A four-year study coming to an end this year could lead to healthier moms and babies if communities take advantage of what’s learned, a researcher said this week.
The Bassett Mothers Health Project gathered nearly 230 pregnant mothers from Fulton, Montgomery, Schoharie and five other counties to gauge the impact of body weight on mothers and their infants.
Good eating habits, exercise and breast feeding for the first six months have been shown to reduce obesity in children and their mothers, and researchers now plan to see how communities can help bring these messages to expectant moms.
Roughly 90 new mothers from throughout the region are participating in the final phase of the study conducted jointly by Cooperstown-based Bassett Healthcare and Cornell University, the hospital announced last week.
Funded with a $1 million grant from the U.S. Department of Agriculture, the Bassett Mothers Health Project began in 2005.
“We learned that gaining the appropriate amount of weight during pregnancy is really important in terms of a woman being a healthy weight after she has the baby,” said Christine M. Olson, Ph.D., one of the study’s principal investigators.
Olson said women who believe they have to “eat for two” when pregnant are likely overeating, putting themselves and their infants at risk of obesity.
She said pregnant women should increase their food intake by 300 calories, no more.
If pregnant women gain too much weight, their child is more likely to be overweight by an 10 extra pounds at age 3, Olson said.
During pregnancy, women believed they should “slow down,” and that impacts their health and that of their babies as well, she said.
“Right now, in pregnancy, the recommendation for physical activity for pregnant and not pregnant is the same,” Olson said.
Many pregnant women who followed directions from midwives, doctors and newsletters were successful in maintaining a healthy weight before and after pregnancy, she said.
That input reduced the population of women who gained too much weight during pregnancy by 40 percent, Olson said.
During the program last year, she said, intervention included campaigns urging women to eat more fruits and vegetables and take part in family meals.
“Now, we’re working in the community to see what communities can do to make their communities more sort-of friendly or supportive of healthy eating, and healthy physical activity,” Olson said.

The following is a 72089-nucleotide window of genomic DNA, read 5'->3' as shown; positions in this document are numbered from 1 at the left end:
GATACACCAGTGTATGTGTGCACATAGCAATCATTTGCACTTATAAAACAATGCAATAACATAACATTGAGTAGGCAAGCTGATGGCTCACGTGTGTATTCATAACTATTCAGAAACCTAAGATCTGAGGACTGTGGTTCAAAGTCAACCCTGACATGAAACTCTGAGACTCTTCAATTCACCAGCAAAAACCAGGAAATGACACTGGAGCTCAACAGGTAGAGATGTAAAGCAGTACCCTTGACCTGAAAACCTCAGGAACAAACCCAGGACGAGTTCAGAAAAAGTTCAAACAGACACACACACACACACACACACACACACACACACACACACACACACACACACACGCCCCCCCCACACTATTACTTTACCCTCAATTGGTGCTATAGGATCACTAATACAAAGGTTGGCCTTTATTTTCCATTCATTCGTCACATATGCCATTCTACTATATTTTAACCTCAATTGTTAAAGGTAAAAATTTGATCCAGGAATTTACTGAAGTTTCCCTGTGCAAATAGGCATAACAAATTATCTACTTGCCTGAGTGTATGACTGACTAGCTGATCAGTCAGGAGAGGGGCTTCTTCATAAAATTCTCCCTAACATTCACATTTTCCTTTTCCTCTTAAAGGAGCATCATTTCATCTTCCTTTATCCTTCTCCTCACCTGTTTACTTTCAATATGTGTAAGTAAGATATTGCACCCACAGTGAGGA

Of those who participated last year, she said lower-income women were the most successful.
Mailings included postcards on which participants could ask questions. About 85 percent of those who received the mailings sent at least one postcard with a question.
“I think some of the women, when they went to see their doctors, were so intimidated that they didn’t ask the questions,” Olson said.
“Most health care visits these days have to move right along. There’s not a lot of time to sit around and chat,” she added.
The newest set of 90 mothers participating in the program live in areas where campaigns are ongoing, Olson said.
These campaigns include advertisements and other efforts to promote healthy eating and exercise before and after pregnancy.
The results of this year’s study will be compared with results from women in the study before the campaigns began so researchers can determine if the messages seen on billboards, on radio and TV ads and other media make an impact.
Once complete, Olson said the information will be made available to anybody who wants it.
Aside from promoting healthier women and children, the research could lead to lessening the health care costs on municipalities.
“In New York state it influences local Medicaid spending. There’s no two ways about it, obesity in adulthood is associated with diabetes, heart disease, high blood pressure and all those things have costs associated with them,” Olson said.
People interested in learning more about the research can find information on the Internet at http://www.human.cornell.edu/che/DNS/hsp/.
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